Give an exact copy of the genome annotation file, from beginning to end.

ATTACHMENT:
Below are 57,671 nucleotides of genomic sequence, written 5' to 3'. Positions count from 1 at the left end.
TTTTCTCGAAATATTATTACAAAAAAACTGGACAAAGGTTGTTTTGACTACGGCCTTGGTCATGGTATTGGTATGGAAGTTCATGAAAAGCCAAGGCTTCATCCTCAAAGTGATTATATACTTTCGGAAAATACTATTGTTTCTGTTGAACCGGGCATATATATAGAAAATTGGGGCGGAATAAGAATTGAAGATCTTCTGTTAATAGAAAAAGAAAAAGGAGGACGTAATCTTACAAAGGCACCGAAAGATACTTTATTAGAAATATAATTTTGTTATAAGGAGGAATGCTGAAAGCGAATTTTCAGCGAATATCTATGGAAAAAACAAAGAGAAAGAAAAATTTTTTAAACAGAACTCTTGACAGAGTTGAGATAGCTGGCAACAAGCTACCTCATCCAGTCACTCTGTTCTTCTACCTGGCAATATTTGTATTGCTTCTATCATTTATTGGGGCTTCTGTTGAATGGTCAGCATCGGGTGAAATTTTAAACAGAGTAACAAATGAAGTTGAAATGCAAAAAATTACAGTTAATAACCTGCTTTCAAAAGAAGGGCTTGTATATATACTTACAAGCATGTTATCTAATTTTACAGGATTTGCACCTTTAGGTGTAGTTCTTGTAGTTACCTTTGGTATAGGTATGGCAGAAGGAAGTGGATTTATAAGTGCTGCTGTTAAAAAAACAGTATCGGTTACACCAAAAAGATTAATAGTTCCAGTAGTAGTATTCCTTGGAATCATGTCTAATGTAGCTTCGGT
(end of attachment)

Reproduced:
Below are 57,671 nucleotides of genomic sequence, written 5' to 3'. Positions count from 1 at the left end.
TTTTCTCGAAATATTATTACAAAAAAACTGGACAAAGGTTGTTTTGACTACGGCCTTGGTCATGGTATTGGTATGGAAGTTCATGAAAAGCCAAGGCTTCATCCTCAAAGTGATTATATACTTTCGGAAAATACTATTGTTTCTGTTGAACCGGGCATATATATAGAAAATTGGGGCGGAATAAGAATTGAAGATCTTCTGTTAATAGAAAAAGAAAAAGGAGGACGTAATCTTACAAAGGCACCGAAAGATACTTTATTAGAAATATAATTTTGTTATAAGGAGGAATGCTGAAAGCGAATTTTCAGCGAATATCTATGGAAAAAACAAAGAGAAAGAAAAATTTTTTAAACAGAACTCTTGACAGAGTTGAGATAGCTGGCAACAAGCTACCTCATCCAGTCACTCTGTTCTTCTACCTGGCAATATTTGTATTGCTTCTATCATTTATTGGGGCTTCTGTTGAATGGTCAGCATCGGGTGAAATTTTAAACAGAGTAACAAATGAAGTTGAAATGCAAAAAATTACAGTTAATAACCTGCTTTCAAAAGAAGGGCTTGTATATATACTTACAAGCATGTTATCTAATTTTACAGGATTTGCACCTTTAGGTGTAGTTCTTGTAGTTACCTTTGGTATAGGTATGGCAGAAGGAAGTGGATTTATAAGTGCTGCTGTTAAAAAAACAGTATCGGTTACACCAAAAAGATTAATAGTTCCAGTAGTAGTATTCCTTGGAATCATGTCTAATGTAGCTTCGGT